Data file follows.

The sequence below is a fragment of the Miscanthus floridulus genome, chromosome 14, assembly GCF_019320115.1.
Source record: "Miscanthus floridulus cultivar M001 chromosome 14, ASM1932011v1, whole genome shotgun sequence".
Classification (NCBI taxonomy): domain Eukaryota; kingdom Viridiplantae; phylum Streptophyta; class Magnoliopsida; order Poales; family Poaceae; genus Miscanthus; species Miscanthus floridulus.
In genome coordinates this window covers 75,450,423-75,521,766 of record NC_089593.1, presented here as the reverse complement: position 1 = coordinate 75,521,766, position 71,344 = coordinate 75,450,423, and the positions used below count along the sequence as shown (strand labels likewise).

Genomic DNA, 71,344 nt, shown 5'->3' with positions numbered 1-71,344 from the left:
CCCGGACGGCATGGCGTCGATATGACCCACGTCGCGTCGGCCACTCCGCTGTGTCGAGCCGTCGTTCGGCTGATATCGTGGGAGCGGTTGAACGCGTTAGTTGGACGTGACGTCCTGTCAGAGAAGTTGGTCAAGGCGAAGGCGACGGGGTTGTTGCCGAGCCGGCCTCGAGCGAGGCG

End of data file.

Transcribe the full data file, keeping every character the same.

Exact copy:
The sequence below is a fragment of the Miscanthus floridulus genome, chromosome 14, assembly GCF_019320115.1.
Source record: "Miscanthus floridulus cultivar M001 chromosome 14, ASM1932011v1, whole genome shotgun sequence".
Classification (NCBI taxonomy): domain Eukaryota; kingdom Viridiplantae; phylum Streptophyta; class Magnoliopsida; order Poales; family Poaceae; genus Miscanthus; species Miscanthus floridulus.
In genome coordinates this window covers 75,450,423-75,521,766 of record NC_089593.1, presented here as the reverse complement: position 1 = coordinate 75,521,766, position 71,344 = coordinate 75,450,423, and the positions used below count along the sequence as shown (strand labels likewise).

Genomic DNA, 71,344 nt, shown 5'->3' with positions numbered 1-71,344 from the left:
CCCGGACGGCATGGCGTCGATATGACCCACGTCGCGTCGGCCACTCCGCTGTGTCGAGCCGTCGTTCGGCTGATATCGTGGGAGCGGTTGAACGCGTTAGTTGGACGTGACGTCCTGTCAGAGAAGTTGGTCAAGGCGAAGGCGACGGGGTTGTTGCCGAGCCGGCCTCGAGCGAGGCG